Friday, September 2, 2011

Friday. Finally.

I was going to tell you all about Pizza Friday today but after a long day of interviewing research assistants, gearing up for the semester, and then getting together with friends, I'm feeling like Pepper so it will need to wait for another day. Hope your weekend brings you rest and relaxation! New post tomorrow...

Thursday, September 1, 2011

More bananas, please.



I'm having a banana moment right now. It hit me a few weeks ago, when I wanted to bake something banana. I probably hadn't eaten a banana for several months, but since then I have eaten them out of hand, sliced them up into my oatmeal, and hoarded Jared's leftovers for banana baking.

Last night, I found myself with two perfectly ripe bananas and went searching for a bananas recipe that only included ingredients I had on-hand and didn't require immediate consumption (sorry, bananas foster and banana-stuffed french toast...). This banana cake by Lucinda Scala Quinn fit the bill perfectly.


Since the recipe required melting butter, I went ahead and browned it since bananas are a natural match for that caramelized flavor. To do so, just melt the butter over medium heat and let it foam away. When the foaming subsides, it will start to brown but watch it carefully so it doesn't burn; a nice pale golden brown is perfect. Pour off the liquid, leaving the solids behind, and you're ready to use it in place of regular melted butter in almost any recipe. The caramel flavor is further ramped up by a brown sugar streusel topping. I need not tell you that this cake is delicious for breakfast, a rustic dessert, or even an afternoon snack.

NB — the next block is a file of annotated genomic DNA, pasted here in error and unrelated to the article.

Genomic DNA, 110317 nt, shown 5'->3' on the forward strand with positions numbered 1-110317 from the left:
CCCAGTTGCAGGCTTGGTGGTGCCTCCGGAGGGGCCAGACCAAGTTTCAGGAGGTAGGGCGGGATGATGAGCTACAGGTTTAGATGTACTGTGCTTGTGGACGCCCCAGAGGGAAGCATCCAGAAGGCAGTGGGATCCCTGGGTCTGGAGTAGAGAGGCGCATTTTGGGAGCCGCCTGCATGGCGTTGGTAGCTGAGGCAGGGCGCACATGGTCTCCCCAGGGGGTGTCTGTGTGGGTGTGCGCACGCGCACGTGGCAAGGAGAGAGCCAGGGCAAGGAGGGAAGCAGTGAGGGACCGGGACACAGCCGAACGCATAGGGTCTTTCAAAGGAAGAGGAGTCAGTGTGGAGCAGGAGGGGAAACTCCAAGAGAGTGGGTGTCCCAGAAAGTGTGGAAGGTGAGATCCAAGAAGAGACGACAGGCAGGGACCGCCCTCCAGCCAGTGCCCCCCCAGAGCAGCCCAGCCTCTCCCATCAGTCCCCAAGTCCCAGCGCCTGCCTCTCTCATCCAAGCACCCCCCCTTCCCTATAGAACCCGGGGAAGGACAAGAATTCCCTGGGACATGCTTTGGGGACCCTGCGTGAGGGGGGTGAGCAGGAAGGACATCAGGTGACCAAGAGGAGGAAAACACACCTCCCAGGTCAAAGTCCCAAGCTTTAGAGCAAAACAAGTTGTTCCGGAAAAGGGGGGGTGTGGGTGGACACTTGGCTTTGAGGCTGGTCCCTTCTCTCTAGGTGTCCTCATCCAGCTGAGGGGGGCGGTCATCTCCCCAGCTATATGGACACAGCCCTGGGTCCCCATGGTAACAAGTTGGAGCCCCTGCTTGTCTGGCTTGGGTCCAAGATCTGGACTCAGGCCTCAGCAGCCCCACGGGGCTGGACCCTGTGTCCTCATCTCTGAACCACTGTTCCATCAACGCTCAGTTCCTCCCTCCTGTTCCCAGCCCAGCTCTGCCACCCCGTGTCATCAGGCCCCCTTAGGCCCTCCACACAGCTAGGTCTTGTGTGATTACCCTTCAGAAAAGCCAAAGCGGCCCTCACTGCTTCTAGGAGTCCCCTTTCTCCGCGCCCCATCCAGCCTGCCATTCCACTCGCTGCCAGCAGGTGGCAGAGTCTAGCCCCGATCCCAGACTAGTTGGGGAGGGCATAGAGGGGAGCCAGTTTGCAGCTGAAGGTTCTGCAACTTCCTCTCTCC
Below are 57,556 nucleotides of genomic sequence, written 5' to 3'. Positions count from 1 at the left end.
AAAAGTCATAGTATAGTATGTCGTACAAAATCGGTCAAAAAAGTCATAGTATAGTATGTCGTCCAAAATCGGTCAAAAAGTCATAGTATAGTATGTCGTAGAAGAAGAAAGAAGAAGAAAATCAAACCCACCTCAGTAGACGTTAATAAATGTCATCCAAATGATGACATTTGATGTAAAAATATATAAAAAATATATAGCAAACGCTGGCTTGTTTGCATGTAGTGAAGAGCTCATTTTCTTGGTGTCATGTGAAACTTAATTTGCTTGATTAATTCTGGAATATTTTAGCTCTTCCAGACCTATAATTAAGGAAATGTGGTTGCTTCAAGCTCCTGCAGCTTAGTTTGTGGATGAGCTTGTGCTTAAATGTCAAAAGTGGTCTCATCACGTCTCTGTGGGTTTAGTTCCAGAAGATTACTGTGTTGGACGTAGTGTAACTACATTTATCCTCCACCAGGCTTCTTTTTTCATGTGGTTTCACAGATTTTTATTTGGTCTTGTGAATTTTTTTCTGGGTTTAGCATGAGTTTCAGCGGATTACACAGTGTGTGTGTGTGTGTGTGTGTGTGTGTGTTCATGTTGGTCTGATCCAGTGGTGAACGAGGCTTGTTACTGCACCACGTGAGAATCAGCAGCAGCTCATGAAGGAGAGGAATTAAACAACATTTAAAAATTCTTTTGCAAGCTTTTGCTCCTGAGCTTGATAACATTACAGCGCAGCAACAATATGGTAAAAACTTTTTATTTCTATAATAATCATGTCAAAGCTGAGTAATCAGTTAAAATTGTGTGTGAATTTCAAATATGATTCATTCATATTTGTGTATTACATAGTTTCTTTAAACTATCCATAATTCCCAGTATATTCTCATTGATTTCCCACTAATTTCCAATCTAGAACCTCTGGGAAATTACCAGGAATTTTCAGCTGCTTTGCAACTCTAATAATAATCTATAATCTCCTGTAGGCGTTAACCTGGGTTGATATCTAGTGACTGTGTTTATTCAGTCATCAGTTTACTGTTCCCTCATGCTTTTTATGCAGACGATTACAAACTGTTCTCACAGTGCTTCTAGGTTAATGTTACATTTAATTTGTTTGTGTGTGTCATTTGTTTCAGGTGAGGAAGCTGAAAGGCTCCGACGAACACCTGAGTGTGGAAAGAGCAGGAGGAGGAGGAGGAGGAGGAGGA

Banana Cake with Browned Butter
Adapted from Lucinda Scala Quinn

Note: I had a few changes from the original. First, Lucinda used an electric mixer to finish combining the wet and the dry ingredients but I avoid using my mixer for any muffin method recipe so I mixed it all by hand. Your dishwasher (in my case, me) will thank you. Also, I didn't have buttermilk so I mixed 1/4 cup milk and 1/4 cup of plain yogurt and it worked just as well. Finally, you can of course use regular melted butter in place of the browned butter, but my humble opinion is that the couple of extra minutes are totally worth it.

Serves 8

Cake
2 cups all-purpose flour
1 1/2 teaspoons baking powder
1 teaspoon baking soda
3/4 teaspoon salt
3/4 cup sugar
1/2 cup butter (1 stick), melted and browned (see instructions above)
1/2 cup buttermilk (or see above for substitute)
2 eggs
1 teaspoon vanilla
2 ripe bananas, mashed (about 1 cup)

Streusel
1/4 cup all-purpose flour
1/4 cup dark brown sugar
1/4 cup butter (1/2 stick), cut into pieces

1. Preheat the oven to 300 degrees and lightly grease a 9" x 13" pan with butter. In a large bowl, whisk together the flour, baking powder, baking soda, salt, and sugar. Stir in the melted butter until the mixture is moistened. Stir in 1/4 cup of the buttermilk until combined.

2. In a separate bowl, whisk together the other 1/4 cup of buttermilk with the eggs and vanilla until combined. Add the egg mixture to the flour mixture and mix just until combined. Add the bananas and mix thoroughly (but don't over-mix... remember, it's like a muffin batter). Pour the batter into the prepared pan.

3. For the streusel, place the butter, flour, and brown sugar in a bowl and rub with your fingers until you have pea-sized crumbs. Sprinkle the streusel evenly over the batter. Bake for 35-40 minutes or until a cake tester inserted in the center comes out clean.

Wednesday, August 31, 2011

The little things.


When I found out last week that our little community was directly in the path of hurricane Irene, one of my first thoughts was, "But the morning glories have just started to come into their own! How could I ever protect their delicate vines from this storm?" A Google search revealed, of course, that there really is no way to protect a garden from a hurricane. You just put away anything not nailed down and hope for the best. So I took some pictures just before we left and hoped that I could enjoy a few more blossoms this year, however tattered they may be.

Obviously, we were relieved to hear that the storm had weakened and that our home would likely survive just fine while we were away. We finally returned and no one was happier to be home than Pepper. However, I was thrilled to discover that, although we had a few lost branches and some damage to our fence, my morning glories looked better than ever.